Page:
We returned from Branson on the 15th and the whirlwind just kept going. Mrs. C listened to the messages on the machine while I unloaded the car. Then we reitred for the night and she said Oh there was a message from some illustrator that had been inBraanson while we were there and he wanted to talk to me. Oh o.k.
Before we left for Branson the paper here at the North Pole had interviewed us and came by to take some photos. Well it was published while we were out of town as follows.
Belt Santa heading to Claus convention in MissouriBy STACY HASLEM Tribune Staff Writer
When children spot Santa Claus at the grocery store — out of suit in the middle of summer — they straighten up real quick.
"First they look at me like they're not real sure about this, like is that him or isn't it," said Tim Mack, a bleach-bearded Belt man who plays the part year-round. "Then I'll go up and talk to them and say, 'You know who I am, don't you?'"
With an everyday wardrobe of Christmas-flavored shirts, red Dickies pants and a belt buckle bearing the initials S.C., Mack said he magically morphed into the jolly old elf in 1998, when he first slipped into the big red suit.
Since then, he's authenticated his look and spends his days cheering up those who need a lift.
"There couldn't be a better job in the world," the 53-year-old said. "It is by far the most rewarding thing I have ever done in my life."
In addition to sipping cocoa and nibbling cookies, the Santas will attend various workshops to better themselves.
"How to deal with special needs children, how to take care of your hair and beard, storybook telling, how to promote yourself, Santa and the media, Santa's wardrobe ... we'll be covering different categories like that," Mack said.
The convention offers workshops for Mrs. Claus, too.
Dana Mack jumped on the sleigh about a year after her hubby did.
"I got a red and white flannel night gown, put an apron over it and white fur on the bottom of it," said Mack, a cook at the Montana School for the Deaf and the Blind.
However, Mack plays Mrs. Claus only during the Christmas season, and she has not gone to the hair-bleaching extremes of her naturally salt-and-peppered husband.
"I'm 45 and people put me in my 30s," the brunette said. "I was just in yesterday for a perm."
The Mrs. Claus workshops cover duties like decorating cookies and taking care of Santa. Mrs. Mack already has the latter covered, however.
"I give him lots of love and try to keep him happy, which isn't hard," she said.
But most days cookies aren't on the menu at the Mack house.
"In fact, Tim asked before we got married if I'd make cookies, and I said, 'No,'" she giggled.
Even without fresh-baked cookies, Tim Mack experiences a warm feeling several times a week through his volunteer work at Benefis Hospital.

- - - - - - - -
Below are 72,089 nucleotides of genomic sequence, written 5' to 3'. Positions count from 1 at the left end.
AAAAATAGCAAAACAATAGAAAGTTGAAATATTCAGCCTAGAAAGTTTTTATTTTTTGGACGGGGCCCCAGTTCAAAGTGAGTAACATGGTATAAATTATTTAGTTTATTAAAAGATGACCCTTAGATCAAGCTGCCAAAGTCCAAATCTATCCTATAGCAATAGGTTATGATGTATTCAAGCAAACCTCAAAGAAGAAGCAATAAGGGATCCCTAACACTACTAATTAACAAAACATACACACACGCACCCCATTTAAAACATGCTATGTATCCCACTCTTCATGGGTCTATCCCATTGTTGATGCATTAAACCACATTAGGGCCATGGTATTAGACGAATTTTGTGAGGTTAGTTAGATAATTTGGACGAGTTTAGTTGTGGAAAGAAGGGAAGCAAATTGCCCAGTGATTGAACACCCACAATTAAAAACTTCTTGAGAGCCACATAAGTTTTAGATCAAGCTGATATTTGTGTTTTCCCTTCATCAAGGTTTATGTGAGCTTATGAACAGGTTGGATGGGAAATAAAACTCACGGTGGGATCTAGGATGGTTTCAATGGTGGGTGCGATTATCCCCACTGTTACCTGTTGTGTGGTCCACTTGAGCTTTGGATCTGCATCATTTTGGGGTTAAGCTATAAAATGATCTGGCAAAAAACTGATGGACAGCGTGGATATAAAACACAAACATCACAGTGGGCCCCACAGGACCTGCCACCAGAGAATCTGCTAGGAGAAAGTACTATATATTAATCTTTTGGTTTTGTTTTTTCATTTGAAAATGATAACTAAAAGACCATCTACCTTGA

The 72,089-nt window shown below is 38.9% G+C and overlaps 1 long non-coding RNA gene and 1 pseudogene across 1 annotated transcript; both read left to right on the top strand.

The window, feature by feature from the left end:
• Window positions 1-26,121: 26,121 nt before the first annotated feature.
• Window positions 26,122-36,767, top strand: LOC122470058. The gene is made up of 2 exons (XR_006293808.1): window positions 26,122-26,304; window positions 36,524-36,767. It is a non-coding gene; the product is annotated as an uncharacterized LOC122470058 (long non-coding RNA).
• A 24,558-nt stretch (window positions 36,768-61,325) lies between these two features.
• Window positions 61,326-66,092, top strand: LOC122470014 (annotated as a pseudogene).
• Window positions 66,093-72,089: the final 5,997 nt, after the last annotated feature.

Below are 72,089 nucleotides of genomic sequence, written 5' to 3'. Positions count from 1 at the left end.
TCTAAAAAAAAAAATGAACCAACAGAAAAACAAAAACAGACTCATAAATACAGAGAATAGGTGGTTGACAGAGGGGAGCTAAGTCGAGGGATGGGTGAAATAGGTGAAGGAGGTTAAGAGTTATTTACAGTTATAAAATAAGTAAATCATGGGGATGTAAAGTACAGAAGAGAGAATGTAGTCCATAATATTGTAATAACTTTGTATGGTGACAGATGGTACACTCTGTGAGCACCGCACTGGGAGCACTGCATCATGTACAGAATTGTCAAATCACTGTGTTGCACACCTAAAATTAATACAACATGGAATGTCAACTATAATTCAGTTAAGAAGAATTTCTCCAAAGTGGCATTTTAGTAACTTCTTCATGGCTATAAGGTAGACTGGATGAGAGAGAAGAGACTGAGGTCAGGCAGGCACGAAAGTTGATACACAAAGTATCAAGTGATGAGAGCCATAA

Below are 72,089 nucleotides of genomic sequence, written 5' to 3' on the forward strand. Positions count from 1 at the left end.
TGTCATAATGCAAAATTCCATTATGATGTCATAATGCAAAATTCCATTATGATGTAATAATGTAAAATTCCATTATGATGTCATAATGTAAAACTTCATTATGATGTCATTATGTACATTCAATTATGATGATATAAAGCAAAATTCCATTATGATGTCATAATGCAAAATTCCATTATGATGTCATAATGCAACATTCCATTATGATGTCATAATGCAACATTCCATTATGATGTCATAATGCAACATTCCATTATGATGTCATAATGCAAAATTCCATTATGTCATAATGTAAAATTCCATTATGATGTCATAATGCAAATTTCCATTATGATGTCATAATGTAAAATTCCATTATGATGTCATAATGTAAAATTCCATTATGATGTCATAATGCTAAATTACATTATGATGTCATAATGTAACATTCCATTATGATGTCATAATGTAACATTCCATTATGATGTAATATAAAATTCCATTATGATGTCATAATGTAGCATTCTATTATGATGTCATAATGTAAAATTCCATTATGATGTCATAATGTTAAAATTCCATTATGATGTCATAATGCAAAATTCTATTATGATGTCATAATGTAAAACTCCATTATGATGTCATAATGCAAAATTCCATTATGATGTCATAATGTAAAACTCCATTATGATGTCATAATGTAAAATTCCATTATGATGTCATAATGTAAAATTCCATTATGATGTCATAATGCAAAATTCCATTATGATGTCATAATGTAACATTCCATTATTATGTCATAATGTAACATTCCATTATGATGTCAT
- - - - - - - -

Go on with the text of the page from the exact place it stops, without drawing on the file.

"Basically Tim visits two to three times a week," said Kathy Yarger, manager of volunteer services at Benefis. "He just knocks on the door and pops in for a visit."
"Today there was a pediatric patient, a 90-year-old lady and 74-year-old who needed a pick-me-up," Yarger said in an interview last Thursday. "And he can pick anybody up.
"He doesn't have any hesitations or fears."
Mack also volunteered at the Montana Special Olympics Summer Games in Great Falls in May.
"That was just the most wonderful thing — those kids are special," he said. "They love Santa. They have no problems identifying me."
"I worked the last two years at a mall in San Diego," Mack said. "Real-bearded Santas make good money in bigger malls."
People also hire him for business and private parties.
"Those are the paid things I do that help me to be able to do the volunteer stuff," he said.
Being Santa Claus is dear to Mack's heart.
"When I first put the suit on, something changed inside of me — something magical happened, a metamorphosis took place," he said. "Prior to that time, I was very cold and wanted nothing to do with Christmas."
But he's found there's nothing better than having a 4- or 5-year-old kid jump up on his lap like he's the best thing ever.
Though, some folks give him the odd eye when he's making his rounds.
"I just tell them I haven't lost my mind, I just found my heart," he said.
Reach Tribune Staff Writer Stacy Haslem at 791-1490, 800-438-6600 or at firstname.lastname@example.org.
Originally published July 6, 2006
Next morning I listen to the machine and the message was from a rather well known artist here at the North Pole. So I returned his call and he told me he hasa firm deal with a publisher to illustrate a Christmas book and he would like me to model for it as Santa. We talked and made arrangements to meet for lunch later in the week.
The day of the lunch I took Mrs. Claus in with me. When the artist lets just call him Brian for now arrives and starts telling us about the story. It has an unusual twist Seems Santa is having a poor Christmas Eve and is sick, combine that with several disasters and then have an angel show up, and bring back the real meaning of Christmas and WOW this is so cool. As he is telling us the story he looks at Mrs. Claus and says he wants to use her as the model for for Mrs. Claus, he doesn't want the typical Mrs. Claus and says she will be perfect. Lunch over he will make some calls and get back to me.
So hold on for the roller coaster ride, because we have just hit the tip of the ice berg.